`Magic' soundbeam frees children from their silent prison

Anne Appleyard on a musical breakthrough for the disabled

Mark has severe cerebral palsy. For the whole of his life he has only been able to move his hands and feet a fraction, and to communicate by means of a soundboard on his knee, which gives him simple phrases such as "Hello" and "I would like a drink". But now Mark can play the drums to a standard of which Phil Collins would be proud - and all thanks to an invisible instrument.

The technology Mark is using is a Soundbeam. It is the creation of a British composer, Edward Williams, and has been introduced into workshops for the disabled by a rock musician, David Jackson. Mr Jackson, who was a member of the Seventies band Van Der Graf Generator, will soon begin teaching formal music lessons in the use of the Soundbeam at Mark's school, Meldreth Manor School in Hertfordshire.

The Soundbeam works by the pupils breaking an ultrasonic beam by the often random movements of their hands, feet and even heads. It is a hi- tech development of an instrument invented in the early years of this century by a Russian, Leon Theremin. This created a kind of trembly noise, much used in Hammer horror films and most famously at the beginning of the Beach Boys' "Good Vibrations". It works on the same principle as the echo-location used by bats and dolphins.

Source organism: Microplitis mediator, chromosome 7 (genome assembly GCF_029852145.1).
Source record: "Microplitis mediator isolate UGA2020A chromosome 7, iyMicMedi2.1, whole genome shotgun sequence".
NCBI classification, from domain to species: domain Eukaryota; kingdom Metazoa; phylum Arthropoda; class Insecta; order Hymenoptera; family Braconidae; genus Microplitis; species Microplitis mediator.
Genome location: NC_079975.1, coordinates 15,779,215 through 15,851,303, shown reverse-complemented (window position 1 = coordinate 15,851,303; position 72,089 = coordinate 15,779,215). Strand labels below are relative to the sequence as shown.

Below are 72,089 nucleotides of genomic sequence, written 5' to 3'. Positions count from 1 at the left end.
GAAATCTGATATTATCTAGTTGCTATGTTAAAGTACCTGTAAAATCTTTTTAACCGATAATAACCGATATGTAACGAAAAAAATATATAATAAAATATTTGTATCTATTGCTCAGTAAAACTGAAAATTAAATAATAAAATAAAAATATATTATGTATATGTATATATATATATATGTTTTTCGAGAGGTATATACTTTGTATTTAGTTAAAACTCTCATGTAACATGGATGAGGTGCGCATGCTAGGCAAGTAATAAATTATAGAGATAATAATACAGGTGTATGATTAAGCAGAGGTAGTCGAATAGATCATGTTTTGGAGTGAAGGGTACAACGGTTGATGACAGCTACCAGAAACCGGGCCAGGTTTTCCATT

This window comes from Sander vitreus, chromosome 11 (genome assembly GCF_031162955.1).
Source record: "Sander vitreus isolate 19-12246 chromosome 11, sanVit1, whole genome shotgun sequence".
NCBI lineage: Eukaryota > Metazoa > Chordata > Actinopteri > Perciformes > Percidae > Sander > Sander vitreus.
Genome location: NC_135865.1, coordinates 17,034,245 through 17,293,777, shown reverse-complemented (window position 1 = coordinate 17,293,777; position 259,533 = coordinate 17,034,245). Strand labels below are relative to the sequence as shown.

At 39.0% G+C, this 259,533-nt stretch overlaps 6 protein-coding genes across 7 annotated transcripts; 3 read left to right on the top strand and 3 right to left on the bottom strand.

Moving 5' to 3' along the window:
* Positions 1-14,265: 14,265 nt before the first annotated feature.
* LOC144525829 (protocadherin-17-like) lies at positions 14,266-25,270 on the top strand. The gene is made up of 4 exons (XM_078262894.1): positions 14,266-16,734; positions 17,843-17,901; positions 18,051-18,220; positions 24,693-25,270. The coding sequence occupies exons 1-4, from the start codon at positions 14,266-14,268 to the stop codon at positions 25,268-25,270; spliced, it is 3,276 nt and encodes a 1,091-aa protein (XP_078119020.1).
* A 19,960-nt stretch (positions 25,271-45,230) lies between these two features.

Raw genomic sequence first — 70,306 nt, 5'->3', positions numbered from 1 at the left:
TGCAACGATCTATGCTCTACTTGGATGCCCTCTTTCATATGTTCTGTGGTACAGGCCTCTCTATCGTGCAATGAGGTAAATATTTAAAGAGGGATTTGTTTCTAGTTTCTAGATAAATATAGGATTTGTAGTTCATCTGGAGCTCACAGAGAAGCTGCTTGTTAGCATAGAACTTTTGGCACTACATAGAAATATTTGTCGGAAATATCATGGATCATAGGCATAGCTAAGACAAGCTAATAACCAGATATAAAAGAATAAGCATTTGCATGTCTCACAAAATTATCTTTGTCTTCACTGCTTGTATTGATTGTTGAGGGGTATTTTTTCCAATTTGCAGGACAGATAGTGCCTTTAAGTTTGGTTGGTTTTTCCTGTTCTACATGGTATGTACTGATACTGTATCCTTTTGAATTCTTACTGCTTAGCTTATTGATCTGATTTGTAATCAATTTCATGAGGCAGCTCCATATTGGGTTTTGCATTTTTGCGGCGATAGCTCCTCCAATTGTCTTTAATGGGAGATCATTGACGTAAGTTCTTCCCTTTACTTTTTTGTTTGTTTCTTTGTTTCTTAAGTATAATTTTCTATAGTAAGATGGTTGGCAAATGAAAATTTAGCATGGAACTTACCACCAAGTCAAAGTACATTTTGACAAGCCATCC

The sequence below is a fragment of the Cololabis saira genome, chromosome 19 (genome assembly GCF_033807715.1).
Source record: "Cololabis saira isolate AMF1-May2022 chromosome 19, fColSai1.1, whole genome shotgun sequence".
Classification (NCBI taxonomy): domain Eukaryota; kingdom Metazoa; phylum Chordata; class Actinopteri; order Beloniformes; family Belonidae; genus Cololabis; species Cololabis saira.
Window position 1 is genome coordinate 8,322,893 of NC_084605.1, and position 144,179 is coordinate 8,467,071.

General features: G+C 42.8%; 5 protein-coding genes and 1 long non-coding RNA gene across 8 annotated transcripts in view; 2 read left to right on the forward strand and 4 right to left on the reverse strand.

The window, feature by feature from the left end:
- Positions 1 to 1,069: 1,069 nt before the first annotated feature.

The Soundbeam looks like a microphone on a stand and the children at Meldreth - most of whom are confined to wheelchairs - are positioned in front of it. The sounds they create through movement are translated back into a synthesiser or keyboard, which is pre-programmed with a series of scales. It means that children such as Mark, who before could only shake a tambourine with a teacher's help, can now play the most extraordinary and intricate tunes.

Two Soundbeams, which cost up to pounds 1,000 each, have been bought, and up to eight pupils, who staff believe will benefit most from the technology, will start formal music lessons in September.

In the spring the school is aiming to bring in pupils from nearby mainstream schools so that the disabled children can teach the able-bodied ones how to use the Soundbeam.

Mr Jackson said that the Soundbeam had given the disabled children a sense of achievement for the first time. He said: "The project is all about `that was me!' It's so rare that these children can achieve anything for themselves. People do things for them all the time and most of these children have to use a soundboard to communicate. But with Soundbeam they're controlling what's happening, they're making the movements which make the sound.